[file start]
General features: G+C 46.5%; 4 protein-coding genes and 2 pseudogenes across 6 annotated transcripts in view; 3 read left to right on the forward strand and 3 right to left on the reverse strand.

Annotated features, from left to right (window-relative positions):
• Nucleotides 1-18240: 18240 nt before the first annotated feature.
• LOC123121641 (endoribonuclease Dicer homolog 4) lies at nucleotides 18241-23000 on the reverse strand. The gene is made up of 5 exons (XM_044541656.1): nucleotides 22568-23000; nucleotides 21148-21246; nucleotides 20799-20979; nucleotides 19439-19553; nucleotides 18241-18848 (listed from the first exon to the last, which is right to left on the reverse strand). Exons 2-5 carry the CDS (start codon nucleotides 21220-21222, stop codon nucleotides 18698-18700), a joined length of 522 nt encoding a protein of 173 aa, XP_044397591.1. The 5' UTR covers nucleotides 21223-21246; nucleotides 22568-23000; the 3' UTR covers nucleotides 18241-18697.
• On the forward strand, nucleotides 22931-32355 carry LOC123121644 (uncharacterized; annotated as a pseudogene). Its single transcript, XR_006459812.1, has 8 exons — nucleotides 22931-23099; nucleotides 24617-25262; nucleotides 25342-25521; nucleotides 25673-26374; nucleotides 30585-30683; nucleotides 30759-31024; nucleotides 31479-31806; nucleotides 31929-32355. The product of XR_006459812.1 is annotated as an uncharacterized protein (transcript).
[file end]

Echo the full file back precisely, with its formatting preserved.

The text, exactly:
General features: G+C 46.5%; 4 protein-coding genes and 2 pseudogenes across 6 annotated transcripts in view; 3 read left to right on the forward strand and 3 right to left on the reverse strand.

Annotated features, from left to right (window-relative positions):
• Nucleotides 1-18240: 18240 nt before the first annotated feature.
• LOC123121641 (endoribonuclease Dicer homolog 4) lies at nucleotides 18241-23000 on the reverse strand. The gene is made up of 5 exons (XM_044541656.1): nucleotides 22568-23000; nucleotides 21148-21246; nucleotides 20799-20979; nucleotides 19439-19553; nucleotides 18241-18848 (listed from the first exon to the last, which is right to left on the reverse strand). Exons 2-5 carry the CDS (start codon nucleotides 21220-21222, stop codon nucleotides 18698-18700), a joined length of 522 nt encoding a protein of 173 aa, XP_044397591.1. The 5' UTR covers nucleotides 21223-21246; nucleotides 22568-23000; the 3' UTR covers nucleotides 18241-18697.
• On the forward strand, nucleotides 22931-32355 carry LOC123121644 (uncharacterized; annotated as a pseudogene). Its single transcript, XR_006459812.1, has 8 exons — nucleotides 22931-23099; nucleotides 24617-25262; nucleotides 25342-25521; nucleotides 25673-26374; nucleotides 30585-30683; nucleotides 30759-31024; nucleotides 31479-31806; nucleotides 31929-32355. The product of XR_006459812.1 is annotated as an uncharacterized protein (transcript).